2.2. The Contexto Program

The program is a community-based intervention program for IPV offenders, run at the Department of Social Psychology, University of Valencia [41]. It is based on the ecological model framework [45], recommended by the World Health Organization (WHO) [46]. The main objective of the program is to reduce risk factors and increase protective factors for IPV, taking into account four levels of analysis: individual, interpersonal, situational, and macrosocial [44,47,48]. The program begins with an evaluation phase, which includes the administration of several standardized tests and self-report measures, and three in-depth interviews. The main objectives in the evaluation phase are: to collect information socio-demographic characteristics, to confirm eligibility to participate in the program, and to increase motivation to complete in the program. The intervention phase consists of seven modules delivered over 30 weekly group sessions lasting 2 h each. It is a long group intervention, and it complies with the standards recommended in previous meta-analyses (e.g., [6]). The groups consist of 10–12 participants and are closed (no new members being enrolled after the program starts). Two professionals conduct each group. Throughout the seven modules, several intervention techniques are used, including group dynamics, presentation of contents and key concepts, group inquiry/debate, monitored exercises, case studies, role-play, videos, homework, and training on psychological strategies and techniques (e.g., cognitive restructuring, emotion management skills). In the first module, the priority is to build a climate of trust within the group and to set the norms for the working of the group. In this module, participants share experiences with the rest of the group members, describing the events that lead to their conviction. In the second module, basic concepts are explained (the meaning of partner violence, types of violence, risk factors, etc.). Legal terms and concepts related to their legal situation are introduced and explained. This module also introduces some activities targeting participants’ cognitive distortions and self-justifications for their situation (e.g., denial, minimization, victim-blaming) and the assumption of responsibility for their own behavior. From the third module to the sixth, the sessions aim to increase resources and skills, as well as to reduce risk factors at the individual level (third module: e.g., emotional control techniques, self-concept, and self-esteem), interpersonal level (fourth module; e.g., positive communication skills in intimate relationships, awareness of the impact of IPV on children), situational level (fifth module: e.g., social integration and support), and sociocultural level (sixth module: e.g., gender roles and sexist attitudes, co-domesticity). In the seventh module, sessions focus on recidivism prevention and consolidating learning and training objectives. The follow-up phase lasts 18 months starting from the end of the program sessions, with six follow-up sessions held every 3 months.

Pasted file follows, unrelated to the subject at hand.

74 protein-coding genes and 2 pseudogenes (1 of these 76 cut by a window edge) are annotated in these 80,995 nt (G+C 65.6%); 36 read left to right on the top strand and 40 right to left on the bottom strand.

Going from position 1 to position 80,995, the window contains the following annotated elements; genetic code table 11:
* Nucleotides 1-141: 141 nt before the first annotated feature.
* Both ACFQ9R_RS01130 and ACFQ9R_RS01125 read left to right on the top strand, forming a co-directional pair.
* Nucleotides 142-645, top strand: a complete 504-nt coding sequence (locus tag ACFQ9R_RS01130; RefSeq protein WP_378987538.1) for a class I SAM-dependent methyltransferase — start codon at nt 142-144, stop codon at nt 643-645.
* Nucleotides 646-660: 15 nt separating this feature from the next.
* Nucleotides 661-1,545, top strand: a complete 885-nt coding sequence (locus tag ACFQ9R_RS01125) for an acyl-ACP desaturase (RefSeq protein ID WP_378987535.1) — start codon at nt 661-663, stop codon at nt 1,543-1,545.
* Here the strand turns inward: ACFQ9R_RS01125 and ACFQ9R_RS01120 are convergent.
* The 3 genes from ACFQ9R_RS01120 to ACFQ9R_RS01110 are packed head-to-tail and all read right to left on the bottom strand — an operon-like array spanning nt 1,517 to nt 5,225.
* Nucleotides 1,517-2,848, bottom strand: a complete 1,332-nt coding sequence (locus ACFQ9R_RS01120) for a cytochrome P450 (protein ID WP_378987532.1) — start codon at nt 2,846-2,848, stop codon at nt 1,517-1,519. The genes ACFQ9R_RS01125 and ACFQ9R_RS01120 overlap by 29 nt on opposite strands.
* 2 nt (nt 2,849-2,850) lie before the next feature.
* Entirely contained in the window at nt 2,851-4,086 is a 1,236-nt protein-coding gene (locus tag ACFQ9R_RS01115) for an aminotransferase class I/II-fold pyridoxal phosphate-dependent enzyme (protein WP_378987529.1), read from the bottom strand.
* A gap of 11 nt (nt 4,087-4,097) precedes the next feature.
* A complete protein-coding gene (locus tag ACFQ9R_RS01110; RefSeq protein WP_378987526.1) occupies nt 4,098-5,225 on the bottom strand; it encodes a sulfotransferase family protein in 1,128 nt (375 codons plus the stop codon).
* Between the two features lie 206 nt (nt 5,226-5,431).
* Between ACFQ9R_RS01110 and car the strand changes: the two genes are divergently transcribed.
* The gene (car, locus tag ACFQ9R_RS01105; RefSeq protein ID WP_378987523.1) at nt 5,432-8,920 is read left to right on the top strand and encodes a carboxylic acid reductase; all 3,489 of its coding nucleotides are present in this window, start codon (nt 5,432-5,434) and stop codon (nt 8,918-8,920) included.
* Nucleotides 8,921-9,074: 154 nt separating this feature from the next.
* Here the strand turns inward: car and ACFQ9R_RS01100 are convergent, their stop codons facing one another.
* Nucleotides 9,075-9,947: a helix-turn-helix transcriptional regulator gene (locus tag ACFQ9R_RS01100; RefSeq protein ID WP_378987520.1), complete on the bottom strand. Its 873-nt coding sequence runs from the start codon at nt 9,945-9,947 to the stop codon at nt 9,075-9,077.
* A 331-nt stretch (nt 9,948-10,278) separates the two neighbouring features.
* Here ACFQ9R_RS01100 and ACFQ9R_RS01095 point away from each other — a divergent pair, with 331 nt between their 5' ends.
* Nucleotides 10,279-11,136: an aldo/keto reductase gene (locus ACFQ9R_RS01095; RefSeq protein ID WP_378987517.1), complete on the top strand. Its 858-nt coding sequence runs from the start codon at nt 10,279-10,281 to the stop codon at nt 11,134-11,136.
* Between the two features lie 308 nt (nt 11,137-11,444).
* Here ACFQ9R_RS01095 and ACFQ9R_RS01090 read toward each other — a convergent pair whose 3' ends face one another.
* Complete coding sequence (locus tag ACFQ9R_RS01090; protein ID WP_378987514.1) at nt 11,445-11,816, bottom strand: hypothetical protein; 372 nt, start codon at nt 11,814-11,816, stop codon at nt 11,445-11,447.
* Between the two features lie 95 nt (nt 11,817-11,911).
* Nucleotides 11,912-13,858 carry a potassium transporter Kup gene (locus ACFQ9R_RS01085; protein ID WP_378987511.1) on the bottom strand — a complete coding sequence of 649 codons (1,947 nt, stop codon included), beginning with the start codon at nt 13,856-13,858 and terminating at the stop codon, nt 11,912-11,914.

2.3. Procedure